Informe anual del ECEMC sobre vigilancia epidemiológica de anomalías congénitas en España: Datos del período 1980-2010 / Annual Report of epidemiological surveillance of congenital anomalies in Spain: Data of the period 1980-2010


  • E. Bermejo-Sánchez Instituto de Investigación de Enfermedades Raras (IIER), Instituto de Salud Carlos III, Madrid. ECEMC. Centro de Investigación sobre Anomalías Congénitas (CIAC). Instituto de Salud Carlos III, Madrid. CIBER de Enfermedades Raras (CIBERER), Madrid.
  • L. Cuevas ECEMC. Centro de Investigación sobre Anomalías Congénitas (CIAC). Instituto de Salud Carlos III, Madrid. CIBER de Enfermedades Raras (CIBERER), Madrid
  • Grupo Periférico del ECEMC Los integrantes del Grupo Periférico del ECEMC aparecen detallados en la Sección VIII de este Boletín
  • M. L. Martínez-Frías ECEMC. Centro de Investigación sobre Anomalías Congénitas (CIAC). Instituto de Salud Carlos III, Madrid. CIBER de Enfermedades Raras (CIBERER), Madrid. Departamento de Farmacología, Facultad de Medicina, Universidad Complutense de Madrid

Palabras clave:

ECEMC, vigilancia epidemiológica, anomalías congénitas, defectos congénitos, España / ECEMC, epidemiological surveillance, congenital anomalies, birth defects, Spain


The Spanish Collaborative Study of Congenital Malformations (ECEMC) annually undertakes the preparation and updating of the report of epidemiological surveillance of congenital anomalies in Spain. ECEMC is a research programme for congenital anomalies, based on an ongoing registry of births in Spain, which is hospital-based and has a case-control design. It has surveyed about 2.8 million births (Table 1), and gathered data on 41,800 consecutive infants with congenital anomalies and a similar number of healthy controls. Present coverage of the registry is 19.8% of total births in Spain (Table 2). The basal frequency of infants with congenital defects in our country is 2.22% (registered in 1980-1985), and it fell up to 1.07% in 2010, mainly as a result of the impact of elective termination of pregnancy after the detection of foetal anomalies (ETOPFA). TOPFA has been legal in Spain since the end of the year 1985. Such a statistically significant decrease of the global frequency can be observed (Table 3) in many of the participating hospitals and most Spanish Autonomic Regions (see Fig. 1). Some increases in six hospitals were studied in detail. The only Autonomic Region in which an increase was detected is Extremadura, but this finding is probably due to methodological reasons in the first years, and referrals of high-risk pregnancies to other regions in those years, with considerable further changes that allow a better detection and reporting of cases in this region. The corrected global frequency by hospital and Autonomic Region, taking ETOPFA into account, was also analysed. The evolution of the frequency of a selected group of 33 defects with a relatively high base frequency and/or bearing a high morbidity/mortality was studied (Table 4). Most of them diminished along the time, the only increases being observed for heart/great vessels defects and unilateral renal agenesis, possibly as a result of better diagnostic procedures. Down syndrome is the defect for which a more marked decrease was measured (Graphs-1). A group of 18 defects were selected for the temporal-spatial analyses of the frequency, and also many statistically significant decreases were observed in most Spanish Autonomic Regions (Tables 5-10). The only increase was detected for anencephaly in the Balearic Islands, based on two births, and no clue on a local cause was obtained. Geographical heterogeneity could be detected in 2010 for anencephaly, spina bifida, anal/rectal atresia/stenosis, and hypospadias. For anencephaly, heterogeneity was attributable to the previously mentioned relatively high frequency registered in the Balearic Islands. For spina bifida, it was due to a high frequency observed in La Rioja, but based on the birth of just one case. For anal/rectal atresia/stenosis it was due to the high frequency registered in the quite distant regions of the Balearic Islands and La Rioja, and no common factor was identified as a possible cause. In all these cases it is noticeable that in regions where a small number of births is surveyed, the birth of just one case can bring the frequency to unusually high levels, and this can generate some geographical heterogeneity. For hypospadias, it was due to the low frequency observed in 2010 in the Comunidad Valenciana, and the relatively high frequency registered in Andalucia; all cases were balanic and isolated, and the higher frequency was observed in three hospitals in the provinces of Córdoba, Jaén and Malaga. All these findings will be subject to close scrutiny until the next surveillance report. Due to the importance of immigration in Spain in the last years, the ethnic origin of cases and foreign extraction of their parents were also analysed. The percentage of foreign parents has significantly increased with time, and was higher among the cases than among the controls (Graph 4). All ethnic groups had a higher risk for congenital anomalies than the native white group (Graph 6) and, except the oriental group, have increased with time (Graph 5). A reflection is included as a final comment, regarding the need of research on causes of birth defects, as expressed by Olshan et al. [Am J Med Genet A. 2011;155:1794–1797]: ‘For future generations, it is essential that we identify causes so that effective public health and clinical prevention programs can be established’. ECEMC, and other programmes worldwide, collaborate with that aim. For that purpose, ECEMC has a considerable background and experience of more than 35 years, as well as enough flexibility to adapt itself to new challenges, working for the prevention of birth defects.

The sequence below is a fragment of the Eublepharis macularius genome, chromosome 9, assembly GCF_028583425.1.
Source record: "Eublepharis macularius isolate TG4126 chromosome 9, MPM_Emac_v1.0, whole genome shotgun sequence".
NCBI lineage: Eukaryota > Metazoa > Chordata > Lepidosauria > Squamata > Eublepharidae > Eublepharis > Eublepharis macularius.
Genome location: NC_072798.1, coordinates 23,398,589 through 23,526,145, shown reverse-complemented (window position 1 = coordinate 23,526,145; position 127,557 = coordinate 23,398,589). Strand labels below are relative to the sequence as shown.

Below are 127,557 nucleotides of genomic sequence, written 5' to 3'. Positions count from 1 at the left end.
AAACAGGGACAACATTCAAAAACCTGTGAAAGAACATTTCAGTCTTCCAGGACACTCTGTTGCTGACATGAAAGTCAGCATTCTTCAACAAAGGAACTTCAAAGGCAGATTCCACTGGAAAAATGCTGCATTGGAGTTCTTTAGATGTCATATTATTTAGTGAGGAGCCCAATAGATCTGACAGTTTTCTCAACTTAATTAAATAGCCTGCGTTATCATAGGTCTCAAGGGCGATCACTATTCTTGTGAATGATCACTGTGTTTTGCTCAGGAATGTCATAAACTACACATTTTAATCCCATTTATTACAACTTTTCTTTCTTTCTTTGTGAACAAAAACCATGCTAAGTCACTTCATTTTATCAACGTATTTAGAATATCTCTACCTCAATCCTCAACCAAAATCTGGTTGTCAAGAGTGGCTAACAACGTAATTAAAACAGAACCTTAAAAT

III. Aspectos Epidemiológicos